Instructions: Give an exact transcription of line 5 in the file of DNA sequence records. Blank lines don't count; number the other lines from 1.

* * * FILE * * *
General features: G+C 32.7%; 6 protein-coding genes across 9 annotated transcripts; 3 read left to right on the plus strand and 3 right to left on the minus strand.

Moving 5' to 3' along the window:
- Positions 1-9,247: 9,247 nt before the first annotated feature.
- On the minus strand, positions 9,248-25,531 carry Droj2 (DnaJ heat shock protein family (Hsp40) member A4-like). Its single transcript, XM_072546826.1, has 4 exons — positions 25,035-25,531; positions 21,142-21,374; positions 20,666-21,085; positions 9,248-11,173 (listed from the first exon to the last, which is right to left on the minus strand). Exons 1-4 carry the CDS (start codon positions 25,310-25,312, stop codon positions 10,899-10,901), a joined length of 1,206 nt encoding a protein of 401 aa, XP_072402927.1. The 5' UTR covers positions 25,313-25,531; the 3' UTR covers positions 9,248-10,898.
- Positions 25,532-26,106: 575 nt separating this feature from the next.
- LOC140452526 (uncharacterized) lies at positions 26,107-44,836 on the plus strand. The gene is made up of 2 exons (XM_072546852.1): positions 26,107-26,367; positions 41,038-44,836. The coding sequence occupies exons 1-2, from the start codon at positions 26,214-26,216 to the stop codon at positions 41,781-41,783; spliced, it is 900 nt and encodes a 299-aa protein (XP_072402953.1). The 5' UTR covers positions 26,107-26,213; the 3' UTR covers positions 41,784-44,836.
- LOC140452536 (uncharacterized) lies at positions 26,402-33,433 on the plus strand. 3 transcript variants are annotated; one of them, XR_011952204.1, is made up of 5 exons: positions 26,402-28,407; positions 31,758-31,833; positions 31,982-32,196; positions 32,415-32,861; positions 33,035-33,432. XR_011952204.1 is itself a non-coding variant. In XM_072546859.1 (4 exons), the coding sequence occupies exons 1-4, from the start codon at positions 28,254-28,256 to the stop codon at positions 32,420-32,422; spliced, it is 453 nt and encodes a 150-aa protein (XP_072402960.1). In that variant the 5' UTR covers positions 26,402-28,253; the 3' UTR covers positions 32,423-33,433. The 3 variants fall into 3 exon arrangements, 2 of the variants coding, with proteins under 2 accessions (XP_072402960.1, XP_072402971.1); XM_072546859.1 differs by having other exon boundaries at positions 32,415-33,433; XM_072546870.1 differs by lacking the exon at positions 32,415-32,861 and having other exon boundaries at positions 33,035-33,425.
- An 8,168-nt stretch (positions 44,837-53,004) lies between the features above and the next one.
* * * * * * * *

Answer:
- Positions 25,532-26,106: 575 nt separating this feature from the next.